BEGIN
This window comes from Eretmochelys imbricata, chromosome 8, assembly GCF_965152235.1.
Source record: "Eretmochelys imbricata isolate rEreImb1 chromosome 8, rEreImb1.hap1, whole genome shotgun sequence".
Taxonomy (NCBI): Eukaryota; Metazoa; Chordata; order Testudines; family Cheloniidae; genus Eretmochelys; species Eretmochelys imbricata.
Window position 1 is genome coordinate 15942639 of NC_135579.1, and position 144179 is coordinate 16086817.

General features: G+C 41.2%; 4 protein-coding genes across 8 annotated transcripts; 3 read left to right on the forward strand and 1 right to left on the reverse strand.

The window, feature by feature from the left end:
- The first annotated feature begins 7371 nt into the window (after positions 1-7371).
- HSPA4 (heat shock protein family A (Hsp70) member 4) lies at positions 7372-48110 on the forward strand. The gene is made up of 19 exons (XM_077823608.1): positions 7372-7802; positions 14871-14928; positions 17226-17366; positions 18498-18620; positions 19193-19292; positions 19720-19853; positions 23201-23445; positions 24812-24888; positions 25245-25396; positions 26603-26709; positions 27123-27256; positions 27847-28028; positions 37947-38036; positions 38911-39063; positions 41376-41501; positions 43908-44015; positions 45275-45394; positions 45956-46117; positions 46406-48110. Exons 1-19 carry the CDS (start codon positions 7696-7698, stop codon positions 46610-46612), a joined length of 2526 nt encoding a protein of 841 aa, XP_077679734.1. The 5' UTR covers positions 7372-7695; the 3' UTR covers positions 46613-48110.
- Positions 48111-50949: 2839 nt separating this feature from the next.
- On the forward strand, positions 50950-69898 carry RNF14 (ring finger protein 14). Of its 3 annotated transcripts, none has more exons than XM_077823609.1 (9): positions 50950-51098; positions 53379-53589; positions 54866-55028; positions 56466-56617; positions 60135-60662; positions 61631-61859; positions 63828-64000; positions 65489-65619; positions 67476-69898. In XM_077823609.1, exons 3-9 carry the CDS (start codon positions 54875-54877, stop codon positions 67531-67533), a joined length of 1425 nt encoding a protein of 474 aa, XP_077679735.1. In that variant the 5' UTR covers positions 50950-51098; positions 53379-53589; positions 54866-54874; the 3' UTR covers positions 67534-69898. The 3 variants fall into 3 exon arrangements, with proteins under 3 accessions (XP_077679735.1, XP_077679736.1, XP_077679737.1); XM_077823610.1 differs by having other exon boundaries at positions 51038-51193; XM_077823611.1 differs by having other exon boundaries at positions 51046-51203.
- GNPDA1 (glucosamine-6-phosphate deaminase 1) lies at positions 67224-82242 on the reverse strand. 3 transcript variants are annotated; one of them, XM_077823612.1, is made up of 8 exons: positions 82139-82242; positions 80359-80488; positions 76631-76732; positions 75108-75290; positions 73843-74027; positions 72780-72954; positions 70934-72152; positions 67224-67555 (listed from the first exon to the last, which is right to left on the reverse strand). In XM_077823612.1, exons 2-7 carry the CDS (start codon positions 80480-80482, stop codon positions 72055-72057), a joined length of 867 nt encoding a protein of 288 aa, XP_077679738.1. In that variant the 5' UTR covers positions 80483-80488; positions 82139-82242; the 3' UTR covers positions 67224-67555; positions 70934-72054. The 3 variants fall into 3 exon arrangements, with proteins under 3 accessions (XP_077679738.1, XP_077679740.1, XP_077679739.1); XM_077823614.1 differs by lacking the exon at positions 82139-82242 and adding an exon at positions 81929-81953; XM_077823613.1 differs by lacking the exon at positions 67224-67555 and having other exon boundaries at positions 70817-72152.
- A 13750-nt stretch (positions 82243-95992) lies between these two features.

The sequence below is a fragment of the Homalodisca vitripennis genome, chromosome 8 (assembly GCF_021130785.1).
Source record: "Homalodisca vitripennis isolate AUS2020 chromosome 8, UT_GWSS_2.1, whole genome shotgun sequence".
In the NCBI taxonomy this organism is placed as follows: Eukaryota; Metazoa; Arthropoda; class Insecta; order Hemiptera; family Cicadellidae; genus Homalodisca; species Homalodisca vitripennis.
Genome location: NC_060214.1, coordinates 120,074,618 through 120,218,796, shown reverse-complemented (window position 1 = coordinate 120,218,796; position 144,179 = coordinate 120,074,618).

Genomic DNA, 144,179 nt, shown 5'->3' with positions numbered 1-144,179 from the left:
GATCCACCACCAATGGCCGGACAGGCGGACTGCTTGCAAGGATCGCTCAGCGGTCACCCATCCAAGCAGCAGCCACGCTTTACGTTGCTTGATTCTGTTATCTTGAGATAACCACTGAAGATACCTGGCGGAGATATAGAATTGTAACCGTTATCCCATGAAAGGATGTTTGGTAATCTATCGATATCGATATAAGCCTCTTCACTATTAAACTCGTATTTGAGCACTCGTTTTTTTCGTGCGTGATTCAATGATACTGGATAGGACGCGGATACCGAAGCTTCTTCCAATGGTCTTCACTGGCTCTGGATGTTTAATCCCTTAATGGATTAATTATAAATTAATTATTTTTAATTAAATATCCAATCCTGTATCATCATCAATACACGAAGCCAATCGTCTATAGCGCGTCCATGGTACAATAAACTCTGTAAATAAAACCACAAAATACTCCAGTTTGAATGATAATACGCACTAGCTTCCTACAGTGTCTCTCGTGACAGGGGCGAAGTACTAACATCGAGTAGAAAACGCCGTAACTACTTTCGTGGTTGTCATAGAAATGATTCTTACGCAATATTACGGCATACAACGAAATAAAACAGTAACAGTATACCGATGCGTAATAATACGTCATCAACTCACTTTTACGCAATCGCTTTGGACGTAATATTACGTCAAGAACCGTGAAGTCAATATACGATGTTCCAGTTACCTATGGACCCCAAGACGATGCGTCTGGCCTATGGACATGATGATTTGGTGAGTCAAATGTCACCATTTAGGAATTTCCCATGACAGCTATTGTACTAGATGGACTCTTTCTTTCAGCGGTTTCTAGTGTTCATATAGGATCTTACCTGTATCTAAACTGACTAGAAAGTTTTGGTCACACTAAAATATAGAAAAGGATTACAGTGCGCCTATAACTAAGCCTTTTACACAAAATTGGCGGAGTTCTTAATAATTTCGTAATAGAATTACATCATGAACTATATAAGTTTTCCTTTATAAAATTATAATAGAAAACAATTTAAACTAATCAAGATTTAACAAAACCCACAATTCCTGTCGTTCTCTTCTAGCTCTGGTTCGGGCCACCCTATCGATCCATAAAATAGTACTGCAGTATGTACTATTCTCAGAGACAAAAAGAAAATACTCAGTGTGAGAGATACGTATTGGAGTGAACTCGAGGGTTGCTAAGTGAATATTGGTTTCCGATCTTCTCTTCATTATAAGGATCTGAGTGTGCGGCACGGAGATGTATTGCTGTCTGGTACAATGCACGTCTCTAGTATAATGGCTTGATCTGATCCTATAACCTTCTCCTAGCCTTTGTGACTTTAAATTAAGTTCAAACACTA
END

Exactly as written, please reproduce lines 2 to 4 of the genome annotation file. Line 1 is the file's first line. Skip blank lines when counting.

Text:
Source record: "Eretmochelys imbricata isolate rEreImb1 chromosome 8, rEreImb1.hap1, whole genome shotgun sequence".
Taxonomy (NCBI): Eukaryota; Metazoa; Chordata; order Testudines; family Cheloniidae; genus Eretmochelys; species Eretmochelys imbricata.
Window position 1 is genome coordinate 15942639 of NC_135579.1, and position 144179 is coordinate 16086817.